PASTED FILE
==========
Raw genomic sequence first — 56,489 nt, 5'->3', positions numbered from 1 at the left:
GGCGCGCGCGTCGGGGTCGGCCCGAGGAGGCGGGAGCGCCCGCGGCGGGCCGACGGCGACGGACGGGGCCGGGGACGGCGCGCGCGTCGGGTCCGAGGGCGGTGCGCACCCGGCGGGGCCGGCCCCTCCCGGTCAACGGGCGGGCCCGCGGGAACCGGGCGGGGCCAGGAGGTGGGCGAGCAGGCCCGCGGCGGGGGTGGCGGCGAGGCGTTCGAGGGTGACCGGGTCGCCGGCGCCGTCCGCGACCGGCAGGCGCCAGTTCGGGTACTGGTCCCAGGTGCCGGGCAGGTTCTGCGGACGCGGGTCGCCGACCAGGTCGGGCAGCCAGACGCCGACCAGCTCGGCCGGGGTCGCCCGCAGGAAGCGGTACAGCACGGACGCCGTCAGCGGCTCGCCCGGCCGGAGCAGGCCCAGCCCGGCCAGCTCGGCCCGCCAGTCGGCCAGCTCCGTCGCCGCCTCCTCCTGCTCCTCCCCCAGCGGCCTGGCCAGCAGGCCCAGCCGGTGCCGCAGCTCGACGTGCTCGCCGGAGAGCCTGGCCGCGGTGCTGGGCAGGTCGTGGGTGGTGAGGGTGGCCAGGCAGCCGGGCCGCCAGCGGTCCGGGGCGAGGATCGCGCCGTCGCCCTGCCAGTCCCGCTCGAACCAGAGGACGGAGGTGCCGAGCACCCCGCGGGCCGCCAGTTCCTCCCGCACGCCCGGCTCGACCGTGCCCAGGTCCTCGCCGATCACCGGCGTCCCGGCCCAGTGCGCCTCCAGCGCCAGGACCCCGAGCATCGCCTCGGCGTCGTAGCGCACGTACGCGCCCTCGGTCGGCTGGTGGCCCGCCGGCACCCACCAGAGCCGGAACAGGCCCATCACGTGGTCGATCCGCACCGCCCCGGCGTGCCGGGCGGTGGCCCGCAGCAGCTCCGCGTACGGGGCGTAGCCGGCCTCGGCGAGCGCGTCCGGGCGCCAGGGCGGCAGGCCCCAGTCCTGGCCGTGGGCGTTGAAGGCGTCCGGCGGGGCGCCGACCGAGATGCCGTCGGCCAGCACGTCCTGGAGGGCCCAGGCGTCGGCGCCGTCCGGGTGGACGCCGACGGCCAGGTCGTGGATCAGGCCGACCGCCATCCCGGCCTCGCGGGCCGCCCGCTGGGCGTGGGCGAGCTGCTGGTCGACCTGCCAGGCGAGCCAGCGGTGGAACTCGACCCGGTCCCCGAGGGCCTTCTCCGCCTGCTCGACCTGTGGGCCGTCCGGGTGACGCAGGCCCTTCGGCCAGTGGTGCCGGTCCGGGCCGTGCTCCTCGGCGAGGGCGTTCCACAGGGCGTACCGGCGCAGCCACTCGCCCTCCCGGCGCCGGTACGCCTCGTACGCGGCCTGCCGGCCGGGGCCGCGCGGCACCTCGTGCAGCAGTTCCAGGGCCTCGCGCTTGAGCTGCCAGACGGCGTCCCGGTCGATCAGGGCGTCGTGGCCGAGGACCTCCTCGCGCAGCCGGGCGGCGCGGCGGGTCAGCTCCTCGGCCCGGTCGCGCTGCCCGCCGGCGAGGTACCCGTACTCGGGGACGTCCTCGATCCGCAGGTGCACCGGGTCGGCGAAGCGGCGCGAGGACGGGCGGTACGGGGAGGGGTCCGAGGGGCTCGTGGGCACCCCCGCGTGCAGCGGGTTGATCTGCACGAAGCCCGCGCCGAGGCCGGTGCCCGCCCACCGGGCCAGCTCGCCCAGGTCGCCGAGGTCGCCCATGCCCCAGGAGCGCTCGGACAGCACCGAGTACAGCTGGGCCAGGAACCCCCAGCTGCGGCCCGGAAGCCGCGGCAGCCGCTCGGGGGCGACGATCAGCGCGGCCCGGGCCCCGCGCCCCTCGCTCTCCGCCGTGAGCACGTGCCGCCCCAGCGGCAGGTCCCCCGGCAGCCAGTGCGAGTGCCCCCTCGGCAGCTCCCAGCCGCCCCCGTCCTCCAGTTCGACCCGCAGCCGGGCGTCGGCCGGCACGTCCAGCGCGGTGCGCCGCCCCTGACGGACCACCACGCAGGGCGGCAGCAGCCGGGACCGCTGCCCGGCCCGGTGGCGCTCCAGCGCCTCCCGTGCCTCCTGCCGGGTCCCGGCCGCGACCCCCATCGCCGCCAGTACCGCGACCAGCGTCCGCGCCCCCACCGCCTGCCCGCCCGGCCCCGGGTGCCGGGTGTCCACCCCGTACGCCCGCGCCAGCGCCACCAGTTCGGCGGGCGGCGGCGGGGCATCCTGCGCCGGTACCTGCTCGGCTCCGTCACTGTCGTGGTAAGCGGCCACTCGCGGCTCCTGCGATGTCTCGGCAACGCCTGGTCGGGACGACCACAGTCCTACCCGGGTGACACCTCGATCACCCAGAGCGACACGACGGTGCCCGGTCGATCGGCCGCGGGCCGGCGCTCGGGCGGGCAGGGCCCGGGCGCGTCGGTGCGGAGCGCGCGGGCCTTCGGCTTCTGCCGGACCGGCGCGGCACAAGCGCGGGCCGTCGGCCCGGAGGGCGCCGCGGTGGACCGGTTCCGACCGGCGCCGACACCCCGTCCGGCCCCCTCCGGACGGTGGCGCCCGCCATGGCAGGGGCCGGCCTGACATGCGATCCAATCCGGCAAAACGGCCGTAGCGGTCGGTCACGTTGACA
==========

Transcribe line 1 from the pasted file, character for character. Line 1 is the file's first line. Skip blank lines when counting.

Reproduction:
Raw genomic sequence first — 56,489 nt, 5'->3', positions numbered from 1 at the left: